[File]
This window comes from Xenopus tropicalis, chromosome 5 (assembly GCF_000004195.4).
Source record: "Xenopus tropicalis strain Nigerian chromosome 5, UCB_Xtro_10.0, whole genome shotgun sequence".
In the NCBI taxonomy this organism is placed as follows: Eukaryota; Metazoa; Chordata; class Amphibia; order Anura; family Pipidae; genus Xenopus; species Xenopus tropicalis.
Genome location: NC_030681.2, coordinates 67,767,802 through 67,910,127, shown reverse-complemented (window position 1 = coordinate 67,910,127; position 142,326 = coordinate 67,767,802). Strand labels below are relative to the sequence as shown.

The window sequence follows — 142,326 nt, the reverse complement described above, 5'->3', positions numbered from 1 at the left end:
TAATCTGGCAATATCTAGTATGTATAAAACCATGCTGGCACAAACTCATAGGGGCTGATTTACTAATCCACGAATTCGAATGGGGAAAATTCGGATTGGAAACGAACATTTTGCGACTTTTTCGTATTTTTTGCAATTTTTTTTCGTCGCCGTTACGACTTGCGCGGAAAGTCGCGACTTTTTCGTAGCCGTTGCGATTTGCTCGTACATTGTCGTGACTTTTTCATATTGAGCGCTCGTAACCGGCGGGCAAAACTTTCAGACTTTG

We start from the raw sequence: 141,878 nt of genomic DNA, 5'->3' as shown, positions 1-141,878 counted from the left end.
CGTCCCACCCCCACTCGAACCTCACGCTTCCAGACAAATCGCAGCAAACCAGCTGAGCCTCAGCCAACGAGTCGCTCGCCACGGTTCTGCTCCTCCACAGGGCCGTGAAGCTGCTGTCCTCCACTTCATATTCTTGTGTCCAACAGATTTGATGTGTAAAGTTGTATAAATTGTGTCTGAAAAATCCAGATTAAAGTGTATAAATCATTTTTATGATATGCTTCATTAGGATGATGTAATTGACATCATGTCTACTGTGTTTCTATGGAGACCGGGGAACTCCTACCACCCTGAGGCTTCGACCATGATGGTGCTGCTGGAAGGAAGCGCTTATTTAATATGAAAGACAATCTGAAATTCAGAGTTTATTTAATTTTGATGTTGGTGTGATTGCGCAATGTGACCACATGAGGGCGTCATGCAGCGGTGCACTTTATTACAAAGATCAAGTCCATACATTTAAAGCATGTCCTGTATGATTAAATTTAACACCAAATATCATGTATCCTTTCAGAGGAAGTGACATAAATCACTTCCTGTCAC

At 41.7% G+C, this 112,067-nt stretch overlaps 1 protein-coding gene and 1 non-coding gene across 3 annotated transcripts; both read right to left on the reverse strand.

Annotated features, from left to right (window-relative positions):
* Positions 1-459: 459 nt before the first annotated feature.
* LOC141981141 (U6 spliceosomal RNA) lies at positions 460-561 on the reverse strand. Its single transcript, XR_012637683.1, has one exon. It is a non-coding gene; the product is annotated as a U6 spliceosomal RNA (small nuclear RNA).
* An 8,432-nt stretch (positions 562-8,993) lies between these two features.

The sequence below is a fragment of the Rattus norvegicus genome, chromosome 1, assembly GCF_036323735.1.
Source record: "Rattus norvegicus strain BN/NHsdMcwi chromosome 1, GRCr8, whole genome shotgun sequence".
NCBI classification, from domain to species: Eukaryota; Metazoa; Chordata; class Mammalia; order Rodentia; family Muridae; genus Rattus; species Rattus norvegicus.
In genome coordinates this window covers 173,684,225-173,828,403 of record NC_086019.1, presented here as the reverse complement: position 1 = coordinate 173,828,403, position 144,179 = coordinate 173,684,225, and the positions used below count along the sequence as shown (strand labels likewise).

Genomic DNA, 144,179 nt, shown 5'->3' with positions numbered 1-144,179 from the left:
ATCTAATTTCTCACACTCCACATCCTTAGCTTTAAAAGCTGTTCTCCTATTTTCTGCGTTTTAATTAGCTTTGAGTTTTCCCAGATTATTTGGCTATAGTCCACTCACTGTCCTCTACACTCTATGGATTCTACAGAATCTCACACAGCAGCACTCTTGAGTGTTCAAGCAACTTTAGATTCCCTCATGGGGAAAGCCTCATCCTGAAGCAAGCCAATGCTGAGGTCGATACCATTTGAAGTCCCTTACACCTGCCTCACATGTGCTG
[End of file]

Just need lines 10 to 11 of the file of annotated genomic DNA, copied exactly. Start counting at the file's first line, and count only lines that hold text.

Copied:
Annotated features, from left to right (window-relative positions):
* Positions 1-459: 459 nt before the first annotated feature.